Offense gives WSU something to believe in

HIS WORDS WERE definitive back then. "Our defense should make the biggest jump (in 2010)." But what Paul Wulff said last December couldn't have been farther from the truth on Saturday. In fact, it was the Cougars' offense that kept things high and tight until the last vestiges of the fourth quarter against UCLA.

The defense, on the other hand, gave up 565 yards, including an abysmal 437 on the ground, en route to the Bruins finishing the game with two rushers amassing more than 180 yards each for the first time in school history.

What an accomplishment.

Then again, is it that big of a shock, given that the WSU defense was ranked 108th in the nation coming into Pasadena?

More surprising was that the Cougars failed to come out on top after scoring 21 consecutive points to take a 28-20 lead into the last seconds of the third quarter.

"It's pretty disappointing on the outcome," Cougars coach Paul Wulff said in a postgame interview. "There's a lot of young guys out there playing their tails off."

That includes the defense, who gave up massive yardage but who stopped the Bruins and, at least, forced field goals so as to keep the game close.

LED BY QUARTERBACK Jeff Tuel, who was 20 for 37 with 311 yards and two touchdowns, the offense was able to keep the Cougars competitive.

"You can see the evolution of our offense," Wulff said. "We're nowhere where we think we're going to be."

Senior wide receiver Jeffrey Solomon had arguably his best game as a Cougar, scoring the Cougars' first touchdown, a 9-yard pass from Tuel with 10:30 left in the second quarter. His 83 receiving yards on six receptions were a career high after tallying 81 last year against California.

Senior running back James Montgomery rushed for 45 yards on 12 carries and contributed two touchdowns in the third quarter, the first a 3-yard run on the opening drive of the period. After the Bruins fumbled on their first possession, senior linebacker Myron Beck returned it 21 yards to the UCLA 20 and put Montgomery in position for a 1-yard run with 7:16 left.

A NOTICEABLE HUSH fell over the Rose Bowl as a 28-20 advantage by the visitors flashed on the scoreboard.

"We took that opening drive, scored and got a turnover and scored," Wulff said. "We've got to put ourselves in position to win a game."

With the score 28-all, the Cougars had a chance to do just that early in the fourth on a 1-yard keeper by Tuel, but officials ruled, by a delayed instant replay call, he was down at the 1 after freshman kicker Andrew Furney already attempted -- and missed -- the extra point.

"I couldn't tell if he was in or not," Wulff said. "The explanation was that the referee did not get the buzz before the snap. The guy in the booth said he hit the buzzer before the snap."

Tuel said he was put in that position when his running back went the wrong way.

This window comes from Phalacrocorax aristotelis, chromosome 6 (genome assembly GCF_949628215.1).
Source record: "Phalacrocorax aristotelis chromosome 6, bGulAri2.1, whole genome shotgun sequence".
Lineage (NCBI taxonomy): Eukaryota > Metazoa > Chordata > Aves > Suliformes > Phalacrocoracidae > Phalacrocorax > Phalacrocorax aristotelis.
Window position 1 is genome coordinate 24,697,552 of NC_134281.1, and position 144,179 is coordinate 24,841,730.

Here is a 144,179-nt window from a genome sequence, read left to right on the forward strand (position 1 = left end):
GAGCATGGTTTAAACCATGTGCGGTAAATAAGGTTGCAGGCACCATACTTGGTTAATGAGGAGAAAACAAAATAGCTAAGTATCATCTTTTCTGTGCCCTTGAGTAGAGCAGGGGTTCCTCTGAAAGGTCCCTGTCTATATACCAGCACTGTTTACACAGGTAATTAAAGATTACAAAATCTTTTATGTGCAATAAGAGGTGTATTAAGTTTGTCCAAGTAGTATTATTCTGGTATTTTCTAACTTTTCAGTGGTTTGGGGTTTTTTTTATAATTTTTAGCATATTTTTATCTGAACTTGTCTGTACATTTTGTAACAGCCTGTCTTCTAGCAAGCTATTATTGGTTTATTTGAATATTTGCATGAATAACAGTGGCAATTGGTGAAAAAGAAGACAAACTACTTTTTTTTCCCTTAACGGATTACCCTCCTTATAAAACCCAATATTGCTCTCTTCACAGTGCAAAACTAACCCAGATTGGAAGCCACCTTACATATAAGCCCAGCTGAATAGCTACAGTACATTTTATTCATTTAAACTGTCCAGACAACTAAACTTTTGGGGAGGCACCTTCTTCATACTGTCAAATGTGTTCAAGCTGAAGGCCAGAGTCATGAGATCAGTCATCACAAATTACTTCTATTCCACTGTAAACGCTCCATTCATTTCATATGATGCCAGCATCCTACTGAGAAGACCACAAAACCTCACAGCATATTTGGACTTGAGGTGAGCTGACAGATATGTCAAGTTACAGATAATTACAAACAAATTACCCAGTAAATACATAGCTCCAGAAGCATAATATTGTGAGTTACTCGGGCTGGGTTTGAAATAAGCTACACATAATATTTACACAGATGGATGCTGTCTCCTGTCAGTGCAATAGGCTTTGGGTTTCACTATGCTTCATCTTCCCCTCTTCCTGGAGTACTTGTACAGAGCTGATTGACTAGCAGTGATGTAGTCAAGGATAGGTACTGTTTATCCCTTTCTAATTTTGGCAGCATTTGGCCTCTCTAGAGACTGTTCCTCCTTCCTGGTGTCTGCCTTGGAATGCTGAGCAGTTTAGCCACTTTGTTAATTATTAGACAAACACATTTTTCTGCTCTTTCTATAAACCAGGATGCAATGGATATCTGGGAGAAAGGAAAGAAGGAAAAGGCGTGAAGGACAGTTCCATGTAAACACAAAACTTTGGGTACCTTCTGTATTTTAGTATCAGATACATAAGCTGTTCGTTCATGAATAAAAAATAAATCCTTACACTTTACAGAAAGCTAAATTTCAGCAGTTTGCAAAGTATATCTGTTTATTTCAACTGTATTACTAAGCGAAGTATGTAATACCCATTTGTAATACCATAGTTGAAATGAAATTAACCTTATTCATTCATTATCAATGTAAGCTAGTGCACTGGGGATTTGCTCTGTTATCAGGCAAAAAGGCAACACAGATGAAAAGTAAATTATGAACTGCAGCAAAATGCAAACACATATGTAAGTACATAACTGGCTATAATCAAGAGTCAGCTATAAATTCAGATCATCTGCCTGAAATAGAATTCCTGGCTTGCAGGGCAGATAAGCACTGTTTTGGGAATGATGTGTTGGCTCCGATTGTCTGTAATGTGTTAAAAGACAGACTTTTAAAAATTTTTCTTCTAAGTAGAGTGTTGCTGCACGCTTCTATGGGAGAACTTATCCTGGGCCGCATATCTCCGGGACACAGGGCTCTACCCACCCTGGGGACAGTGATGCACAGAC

"I was supposed to have someone there," he said. "I just took off for it."

ON THE ENSUING play, WSU eschewed a field-goal attempt and Montgomery was stopped short of the goal line on fourth down.

WSU held briefly but UCLA promptly marched 99 yards, led by a 73-run by Derrick Coleman, and quarterback Richard Brehaut scored the go-ahead touchdown with 10:08 remaining.

"That kind of killed the momentum right there," Beck said.

Shortly after Furney missed a 45-yard field goal attempt for the Cougars with 7:25 left, Coleman took the ball in four yards for his third touchdown of the game, to bring the score to its final tally.

"We played to a level that is Pac-10 football, and that's an improvement," Wulff said. "But we've got to keep growing them up."

  • Wulff said he replaced senior Nico Grasu with Furney because the latter has kicked well in practice and he wanted to get him some experience. But Furney missed what could have been a significant extra point if the touchdown that put the Cougars ahead 34-28 was not later negated by review. Furney also hooked a 45-yard field goal wide left in the fourth quarter.

  • The Cougars were penalized eight times for 90 yards, while the Bruins had 10 for 103.

  • WSU redshirt freshman Jamal Atofau made his first start at linebacker and committed two costly 15-yard penalties. Atofau, who began his career at safety, started in place of Beck.

  • True freshman Marquess Wilson, who had 118 yards on five receptions, tied Phillip Bobo for the most 100-yard games as a freshman in WSU history with three.

  • Rick Neuheisel now is 8-0 against WSU in stints at Colorado, Washington and UCLA.

  • Johnathan Franklin's 216 rushing yards were a career high. He previously had 158 in a 31-13 win Sept. 18 against Houston. Coleman's 185 rushing yards marked the first time he has produced a 100-yard game.

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